Can Stress Be Measured?

Published: 19th October 2006
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Stress no doubt has been identified as a risk factor of heart disease, yet most of us will think that stress is something that cannot be seen or measured although some symptoms such as difficulty of falling in sleep, headache, bad temper, etc. can more or less tell whether you are in stressed!

Can stress be measured? Yes, of course. I have mentioned that two tests can be used to measure stress in my previous articles, "Do Not Overlook Stress That Can Raise Risk Of Heart Disease". But what tests are they, and how can we do it? These are questions that might have been in your mind for a while awaiting answers. As a matter of fact, the correlation between stress and health of your heart can always be measured by taking a stress test.

What is a stress test? It uses a treadmill or an exercise bike to get a person's heart working, and an electrocardiogram and blood pressure cuff to measure heart function. Nevertheless, taking stress test alone may not be sufficient.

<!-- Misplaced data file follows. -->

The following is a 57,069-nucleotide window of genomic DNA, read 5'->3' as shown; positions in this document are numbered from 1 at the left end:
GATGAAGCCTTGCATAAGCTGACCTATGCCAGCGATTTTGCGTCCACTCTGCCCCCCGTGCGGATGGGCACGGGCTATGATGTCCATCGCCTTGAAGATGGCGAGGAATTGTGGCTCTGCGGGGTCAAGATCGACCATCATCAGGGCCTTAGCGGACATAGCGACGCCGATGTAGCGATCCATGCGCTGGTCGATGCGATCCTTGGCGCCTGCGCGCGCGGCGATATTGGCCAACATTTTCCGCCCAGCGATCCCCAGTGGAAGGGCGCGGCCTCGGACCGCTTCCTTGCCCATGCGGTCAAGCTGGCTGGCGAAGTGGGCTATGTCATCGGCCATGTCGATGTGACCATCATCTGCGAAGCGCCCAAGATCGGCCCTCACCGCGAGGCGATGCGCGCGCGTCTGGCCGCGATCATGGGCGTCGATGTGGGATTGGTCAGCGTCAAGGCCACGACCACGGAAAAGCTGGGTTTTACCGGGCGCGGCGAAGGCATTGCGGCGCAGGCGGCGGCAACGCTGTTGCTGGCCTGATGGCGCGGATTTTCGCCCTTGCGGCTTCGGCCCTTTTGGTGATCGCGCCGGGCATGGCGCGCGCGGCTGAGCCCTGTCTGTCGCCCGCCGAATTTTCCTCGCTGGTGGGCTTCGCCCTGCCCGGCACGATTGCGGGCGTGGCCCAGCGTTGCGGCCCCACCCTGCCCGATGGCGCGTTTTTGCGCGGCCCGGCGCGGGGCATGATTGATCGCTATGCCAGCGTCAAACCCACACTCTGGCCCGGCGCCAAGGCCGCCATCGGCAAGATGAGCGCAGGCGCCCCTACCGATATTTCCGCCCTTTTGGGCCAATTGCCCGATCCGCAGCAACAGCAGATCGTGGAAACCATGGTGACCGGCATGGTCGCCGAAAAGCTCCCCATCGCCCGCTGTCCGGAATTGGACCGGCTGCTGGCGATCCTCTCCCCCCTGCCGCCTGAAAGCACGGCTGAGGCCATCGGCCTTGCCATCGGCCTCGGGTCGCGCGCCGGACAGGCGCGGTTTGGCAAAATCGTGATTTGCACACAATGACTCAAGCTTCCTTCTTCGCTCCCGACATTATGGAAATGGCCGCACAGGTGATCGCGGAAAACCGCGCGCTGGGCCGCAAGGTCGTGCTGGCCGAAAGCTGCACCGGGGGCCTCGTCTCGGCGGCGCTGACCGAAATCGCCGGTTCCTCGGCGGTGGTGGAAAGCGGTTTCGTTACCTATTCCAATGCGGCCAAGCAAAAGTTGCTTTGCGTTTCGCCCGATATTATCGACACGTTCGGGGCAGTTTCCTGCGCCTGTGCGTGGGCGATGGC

A United States study showed that stress tests aimed at detecting blocked arteries in patients may miss more than half the case of early heart disease. The study reported that 56 percent of patients who breezed through their stress tests in fact had hardening arteries needing treatment with diet, exercise and medication.

Their findings showed that a relatively high number of patients who had normal readings on their stress tests had a calcium score of greater than 100, a score that is accepted as implying the need for aggressive medical treatment. To get the calcium score, you will need to take a calcium test.

So, what is calcium test? The test uses a quick burst of specialized X-rays called a computed tomography, or CT scan, to find evidence of plaques that block arteries. Calcium scores of zero are the best scores. Patients with calcium scores from 100 to 400 are at increase risk for cardiac events such as heart attacks, while patients with scores above 40 have the highest risk for a heart attack.

Stress test results are very important for short-term events that occur over the next couple of years, while calcium test results are important for long-term events.

Experts believed that most men over 45 and most women over 55, as well as smokers, people with high cholesterol and other risk factors should have a calcium scan.

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